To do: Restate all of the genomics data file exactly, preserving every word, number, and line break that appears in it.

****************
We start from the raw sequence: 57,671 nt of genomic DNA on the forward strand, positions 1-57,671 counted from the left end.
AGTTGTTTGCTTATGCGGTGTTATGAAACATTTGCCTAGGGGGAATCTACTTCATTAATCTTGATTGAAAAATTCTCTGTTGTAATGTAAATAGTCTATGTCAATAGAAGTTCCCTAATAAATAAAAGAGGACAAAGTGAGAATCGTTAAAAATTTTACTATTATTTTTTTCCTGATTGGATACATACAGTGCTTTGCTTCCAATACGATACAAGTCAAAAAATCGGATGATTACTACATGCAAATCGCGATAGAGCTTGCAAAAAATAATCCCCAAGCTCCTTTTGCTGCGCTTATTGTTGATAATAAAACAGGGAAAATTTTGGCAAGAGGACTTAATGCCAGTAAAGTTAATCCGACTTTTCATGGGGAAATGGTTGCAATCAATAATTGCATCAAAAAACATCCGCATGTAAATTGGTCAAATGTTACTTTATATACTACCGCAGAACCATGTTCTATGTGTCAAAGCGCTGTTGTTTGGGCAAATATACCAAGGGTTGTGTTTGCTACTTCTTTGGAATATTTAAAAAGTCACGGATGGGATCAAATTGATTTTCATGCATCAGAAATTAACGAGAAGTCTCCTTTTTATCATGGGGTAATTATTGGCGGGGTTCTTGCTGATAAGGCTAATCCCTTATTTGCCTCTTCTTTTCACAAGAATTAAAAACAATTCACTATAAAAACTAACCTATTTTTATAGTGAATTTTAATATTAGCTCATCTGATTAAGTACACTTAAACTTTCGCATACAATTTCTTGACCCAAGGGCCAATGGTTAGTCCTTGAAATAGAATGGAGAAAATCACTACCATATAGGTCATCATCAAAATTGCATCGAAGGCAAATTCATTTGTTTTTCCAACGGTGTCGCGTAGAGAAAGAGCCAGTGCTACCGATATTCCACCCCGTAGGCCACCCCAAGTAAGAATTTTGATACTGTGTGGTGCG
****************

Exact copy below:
We start from the raw sequence: 57,671 nt of genomic DNA on the forward strand, positions 1-57,671 counted from the left end.
AGTTGTTTGCTTATGCGGTGTTATGAAACATTTGCCTAGGGGGAATCTACTTCATTAATCTTGATTGAAAAATTCTCTGTTGTAATGTAAATAGTCTATGTCAATAGAAGTTCCCTAATAAATAAAAGAGGACAAAGTGAGAATCGTTAAAAATTTTACTATTATTTTTTTCCTGATTGGATACATACAGTGCTTTGCTTCCAATACGATACAAGTCAAAAAATCGGATGATTACTACATGCAAATCGCGATAGAGCTTGCAAAAAATAATCCCCAAGCTCCTTTTGCTGCGCTTATTGTTGATAATAAAACAGGGAAAATTTTGGCAAGAGGACTTAATGCCAGTAAAGTTAATCCGACTTTTCATGGGGAAATGGTTGCAATCAATAATTGCATCAAAAAACATCCGCATGTAAATTGGTCAAATGTTACTTTATATACTACCGCAGAACCATGTTCTATGTGTCAAAGCGCTGTTGTTTGGGCAAATATACCAAGGGTTGTGTTTGCTACTTCTTTGGAATATTTAAAAAGTCACGGATGGGATCAAATTGATTTTCATGCATCAGAAATTAACGAGAAGTCTCCTTTTTATCATGGGGTAATTATTGGCGGGGTTCTTGCTGATAAGGCTAATCCCTTATTTGCCTCTTCTTTTCACAAGAATTAAAAACAATTCACTATAAAAACTAACCTATTTTTATAGTGAATTTTAATATTAGCTCATCTGATTAAGTACACTTAAACTTTCGCATACAATTTCTTGACCCAAGGGCCAATGGTTAGTCCTTGAAATAGAATGGAGAAAATCACTACCATATAGGTCATCATCAAAATTGCATCGAAGGCAAATTCATTTGTTTTTCCAACGGTGTCGCGTAGAGAAAGAGCCAGTGCTACCGATATTCCACCCCGTAGGCCACCCCAAGTAAGAATTTTGATACTGTGTGGTGCG